App and features

The Yi Home app works with all the company's home security camera products, so you can mix and match dome cameras and the regular stationary version. The main screen shows your cameras in a vertical list with a navigation bar at the bottom. It links directly to the camera list, alerts, album, and your account. The navigation bar changes when you open the camera interface, but the live feed is always at the top of the screen. The navigation bar just changes what's shown on the bottom half. You get the directional controls, location bookmarks, motion tracking settings, and alerts. It's overall a very efficient interface.

In the directional control panel, you have a virtual joystick that can be used to move the camera around manually. It'll do that by itself if you activate motion tracking, but only if there's something moving in the narrow field of view. The auto-cruise mode helps with that by spinning the camera around from time to time. This feature can be set to only activate at certain times of the day as well.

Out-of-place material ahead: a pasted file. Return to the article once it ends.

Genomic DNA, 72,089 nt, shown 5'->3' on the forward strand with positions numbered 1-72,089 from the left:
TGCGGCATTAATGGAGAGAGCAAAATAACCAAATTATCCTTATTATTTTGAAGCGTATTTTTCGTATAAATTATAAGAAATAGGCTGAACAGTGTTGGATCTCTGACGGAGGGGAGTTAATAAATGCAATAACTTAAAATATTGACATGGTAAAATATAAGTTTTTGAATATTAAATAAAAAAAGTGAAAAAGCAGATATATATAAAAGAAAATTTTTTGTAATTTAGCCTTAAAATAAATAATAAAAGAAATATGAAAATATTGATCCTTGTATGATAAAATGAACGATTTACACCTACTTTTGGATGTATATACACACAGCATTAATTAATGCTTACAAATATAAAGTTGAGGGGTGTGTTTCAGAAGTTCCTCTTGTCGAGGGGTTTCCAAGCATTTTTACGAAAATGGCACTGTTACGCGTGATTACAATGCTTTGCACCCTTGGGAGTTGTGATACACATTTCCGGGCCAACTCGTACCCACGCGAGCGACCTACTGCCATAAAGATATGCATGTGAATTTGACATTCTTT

Notification options are lacking compared to other cameras. You can turn on motion and crying baby detection independently, but not simple audio triggers. There's also no geofencing, so you'll have to use time-based scheduling if you don't want the cameras pushing alerts all the time. You can at least set a notification cool down period so you aren't bombarded. The notifications are only pushed via the phone; there's no SMS, no phone, and no email option. Push notifications are also substantially delayed for me sometimes (this is unrelated to the cool down).

There's one other distinctive feature here: panoramic photos. The camera spins around and captures a full 360 degree panorama of the room. It's a neat idea, but the execution isn't great. There's a panorama below as an example. You can see several places where the image isn't stitched together properly and it has issues with exposure consistency.

That is not how the room is shaped.